by Matthew Wiseman
Although Canadian Prime Minster Stephen Harper is currently “under the gun” for a declining Canadian economy and as a result of the Mike Duffy trial, the past eight years has witnessed a resurgence of Tory blue in Canada. In light of this recent success, it is the perfect time to consider the ebb and flow of an intriguing and important political institution in Canadian political history.
The Conservative Party has produced some of Canada’s most well-known and colourful political figures, from the founding Prime Minister Sir John A. Macdonald to Sir Robert Borden to the polarizing names of John Diefenbaker and more recently Stephen Harper. For much of this country’s history, Conservatives have stood as the Official Opposition against a series of Liberal governments. The conservative movement divided in the 1990s, but its unification in 2003 led to Stephen Harper’s victory in 2006. Now, he has a chance to win a historic fourth term as a Conservative Prime Minister. Today, we ask is the party’s new amalgamation of Progressive Conservative and Reform going to be a different story in 2015 than it has previously?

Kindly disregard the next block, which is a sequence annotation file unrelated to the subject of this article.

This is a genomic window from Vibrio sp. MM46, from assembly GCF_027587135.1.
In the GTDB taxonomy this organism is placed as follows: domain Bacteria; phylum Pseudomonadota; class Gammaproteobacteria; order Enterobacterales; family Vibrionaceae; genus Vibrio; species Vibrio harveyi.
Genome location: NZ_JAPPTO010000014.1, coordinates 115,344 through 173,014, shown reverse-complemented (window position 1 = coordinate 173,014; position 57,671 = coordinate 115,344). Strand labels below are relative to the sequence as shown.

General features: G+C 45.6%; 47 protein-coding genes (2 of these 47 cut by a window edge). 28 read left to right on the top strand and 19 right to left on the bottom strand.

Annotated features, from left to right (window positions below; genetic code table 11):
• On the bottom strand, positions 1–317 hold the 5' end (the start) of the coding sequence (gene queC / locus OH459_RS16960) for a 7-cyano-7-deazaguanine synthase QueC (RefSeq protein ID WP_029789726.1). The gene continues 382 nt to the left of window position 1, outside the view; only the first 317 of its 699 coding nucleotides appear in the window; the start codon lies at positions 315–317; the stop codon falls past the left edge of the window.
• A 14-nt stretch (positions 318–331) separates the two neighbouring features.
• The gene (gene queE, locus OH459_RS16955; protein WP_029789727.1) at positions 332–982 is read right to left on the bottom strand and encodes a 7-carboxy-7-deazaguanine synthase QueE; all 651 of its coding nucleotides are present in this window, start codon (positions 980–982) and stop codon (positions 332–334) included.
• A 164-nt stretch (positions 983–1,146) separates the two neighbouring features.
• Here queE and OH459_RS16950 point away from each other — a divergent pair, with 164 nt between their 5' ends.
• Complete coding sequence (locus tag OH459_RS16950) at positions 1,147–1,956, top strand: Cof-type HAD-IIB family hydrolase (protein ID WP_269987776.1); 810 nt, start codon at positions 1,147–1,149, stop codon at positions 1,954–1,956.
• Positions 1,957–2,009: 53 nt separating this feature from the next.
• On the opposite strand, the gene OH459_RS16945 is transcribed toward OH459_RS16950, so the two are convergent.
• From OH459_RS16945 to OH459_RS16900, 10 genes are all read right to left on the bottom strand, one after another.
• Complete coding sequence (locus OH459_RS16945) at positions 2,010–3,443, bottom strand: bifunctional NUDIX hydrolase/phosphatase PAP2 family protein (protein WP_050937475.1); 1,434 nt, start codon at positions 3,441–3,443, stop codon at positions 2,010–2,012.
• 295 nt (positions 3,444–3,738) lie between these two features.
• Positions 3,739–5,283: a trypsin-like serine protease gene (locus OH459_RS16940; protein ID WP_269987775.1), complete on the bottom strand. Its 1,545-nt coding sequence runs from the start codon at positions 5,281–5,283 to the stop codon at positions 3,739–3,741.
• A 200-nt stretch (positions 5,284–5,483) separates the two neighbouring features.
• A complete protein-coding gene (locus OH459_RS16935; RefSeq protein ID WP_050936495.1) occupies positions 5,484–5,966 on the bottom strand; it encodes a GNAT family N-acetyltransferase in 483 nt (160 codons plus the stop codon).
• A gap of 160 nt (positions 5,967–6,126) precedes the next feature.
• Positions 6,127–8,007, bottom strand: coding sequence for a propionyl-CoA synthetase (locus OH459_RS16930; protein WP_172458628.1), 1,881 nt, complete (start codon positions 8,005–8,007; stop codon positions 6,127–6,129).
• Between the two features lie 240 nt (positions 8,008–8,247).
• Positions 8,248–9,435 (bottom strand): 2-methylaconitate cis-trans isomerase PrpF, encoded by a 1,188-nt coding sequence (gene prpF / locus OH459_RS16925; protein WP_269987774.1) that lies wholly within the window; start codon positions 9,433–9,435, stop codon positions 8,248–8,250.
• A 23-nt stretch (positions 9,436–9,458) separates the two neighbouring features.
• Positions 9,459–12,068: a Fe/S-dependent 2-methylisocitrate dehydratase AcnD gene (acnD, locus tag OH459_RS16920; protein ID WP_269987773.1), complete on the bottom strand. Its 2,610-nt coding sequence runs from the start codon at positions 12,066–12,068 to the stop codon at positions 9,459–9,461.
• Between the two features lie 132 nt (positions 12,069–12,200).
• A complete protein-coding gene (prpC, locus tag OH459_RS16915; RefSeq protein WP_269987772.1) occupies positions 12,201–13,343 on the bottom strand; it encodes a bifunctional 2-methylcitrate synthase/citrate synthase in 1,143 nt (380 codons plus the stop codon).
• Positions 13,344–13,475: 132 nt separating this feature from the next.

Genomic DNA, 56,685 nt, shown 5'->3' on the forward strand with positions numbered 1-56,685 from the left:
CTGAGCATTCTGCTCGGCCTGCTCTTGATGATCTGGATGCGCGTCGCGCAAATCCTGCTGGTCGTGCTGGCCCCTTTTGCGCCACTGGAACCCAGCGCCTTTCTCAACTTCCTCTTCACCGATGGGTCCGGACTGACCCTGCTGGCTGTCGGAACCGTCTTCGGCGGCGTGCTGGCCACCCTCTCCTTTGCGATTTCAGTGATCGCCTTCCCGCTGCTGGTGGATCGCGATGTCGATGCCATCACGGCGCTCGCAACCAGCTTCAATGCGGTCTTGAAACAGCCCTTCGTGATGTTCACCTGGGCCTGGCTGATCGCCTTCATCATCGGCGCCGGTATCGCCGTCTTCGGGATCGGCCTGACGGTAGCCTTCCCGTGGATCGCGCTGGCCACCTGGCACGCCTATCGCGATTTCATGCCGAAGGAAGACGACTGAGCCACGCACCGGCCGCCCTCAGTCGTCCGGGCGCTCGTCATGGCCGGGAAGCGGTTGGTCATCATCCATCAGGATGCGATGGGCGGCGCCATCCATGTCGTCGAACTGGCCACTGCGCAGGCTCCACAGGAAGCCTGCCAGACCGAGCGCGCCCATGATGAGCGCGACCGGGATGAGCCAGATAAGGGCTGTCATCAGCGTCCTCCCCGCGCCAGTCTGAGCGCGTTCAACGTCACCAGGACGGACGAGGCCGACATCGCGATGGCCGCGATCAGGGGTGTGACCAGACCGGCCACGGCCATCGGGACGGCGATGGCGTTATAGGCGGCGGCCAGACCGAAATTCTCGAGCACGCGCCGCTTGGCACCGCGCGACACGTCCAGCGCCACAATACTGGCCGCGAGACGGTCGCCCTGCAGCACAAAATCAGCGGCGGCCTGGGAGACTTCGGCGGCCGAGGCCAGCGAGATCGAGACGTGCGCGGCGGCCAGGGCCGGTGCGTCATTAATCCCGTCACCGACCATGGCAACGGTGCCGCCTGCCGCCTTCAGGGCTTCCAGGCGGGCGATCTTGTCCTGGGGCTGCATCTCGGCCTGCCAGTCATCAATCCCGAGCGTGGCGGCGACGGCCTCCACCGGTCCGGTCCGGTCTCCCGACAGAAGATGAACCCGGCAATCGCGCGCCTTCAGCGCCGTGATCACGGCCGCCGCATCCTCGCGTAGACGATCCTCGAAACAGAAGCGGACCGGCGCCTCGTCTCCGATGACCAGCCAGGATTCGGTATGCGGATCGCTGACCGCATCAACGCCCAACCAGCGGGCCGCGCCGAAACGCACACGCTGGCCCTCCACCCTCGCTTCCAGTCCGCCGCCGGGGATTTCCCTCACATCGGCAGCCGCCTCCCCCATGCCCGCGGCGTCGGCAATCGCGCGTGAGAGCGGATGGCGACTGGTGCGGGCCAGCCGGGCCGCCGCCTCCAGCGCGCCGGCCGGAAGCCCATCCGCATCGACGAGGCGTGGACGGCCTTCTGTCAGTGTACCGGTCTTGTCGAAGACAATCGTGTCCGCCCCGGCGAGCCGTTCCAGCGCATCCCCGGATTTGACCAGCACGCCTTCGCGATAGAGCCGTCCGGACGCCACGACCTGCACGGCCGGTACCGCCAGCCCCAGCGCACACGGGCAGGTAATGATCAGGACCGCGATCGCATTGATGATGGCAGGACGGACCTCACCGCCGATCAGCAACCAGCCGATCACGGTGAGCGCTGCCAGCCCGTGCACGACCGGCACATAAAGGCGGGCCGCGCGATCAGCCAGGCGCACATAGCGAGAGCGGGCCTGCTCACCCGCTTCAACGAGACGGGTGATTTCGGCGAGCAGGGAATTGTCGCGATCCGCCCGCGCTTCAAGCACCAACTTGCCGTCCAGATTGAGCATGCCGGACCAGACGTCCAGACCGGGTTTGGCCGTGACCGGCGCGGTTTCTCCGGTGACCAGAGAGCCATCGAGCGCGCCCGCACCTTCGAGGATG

The political legacy (good and bad) of Canada’s first and most successful Conservative Prime Minister, John A. Macdonald, is widely recognized by most Canadians, but the nuances of his electoral success often receive little attention. He won an impressive six majority victories in general elections, which came after he had already won two pre-confederation majorities in the United Province of Canada. Considering that Macdonald was only defeated once (after obviously taking a bribe) makes his political success all the more impressive. He died soon after his last election victory in 1891.
After a series of ineffective successors, a Nova Scotian lawyer named Robert Borden rose to leadership of the Conservative Party. After a decade facing Wilfrid Laurier in the House of Commons, Borden revived the moribund party in 1911. He went on to lead the country during the First World War, but not without a great cost to his party.
In the 85 years from the retirement of Sir Robert Borden to the rise of Stephen Harper, the Liberals enjoyed an unprecedented level of success, defeating the Conservatives in 18 of 25 general elections. Much of that success was the result of one decision. When Borden imposed conscription for overseas service in 1917, his loyalty to the Canadian army in France produced a stark political backlash at home. Assailed by French Canadian voters, Borden and his decision to impose conscription greatly damaged the strength of the Conservatives in Québec for two generations. Many viewed his decision as anti-French and the Liberals jumped at the opportunity to pin all Tories as a group of British colonists that were all too happy to send French Canadians overseas to fight and die for the British Crown.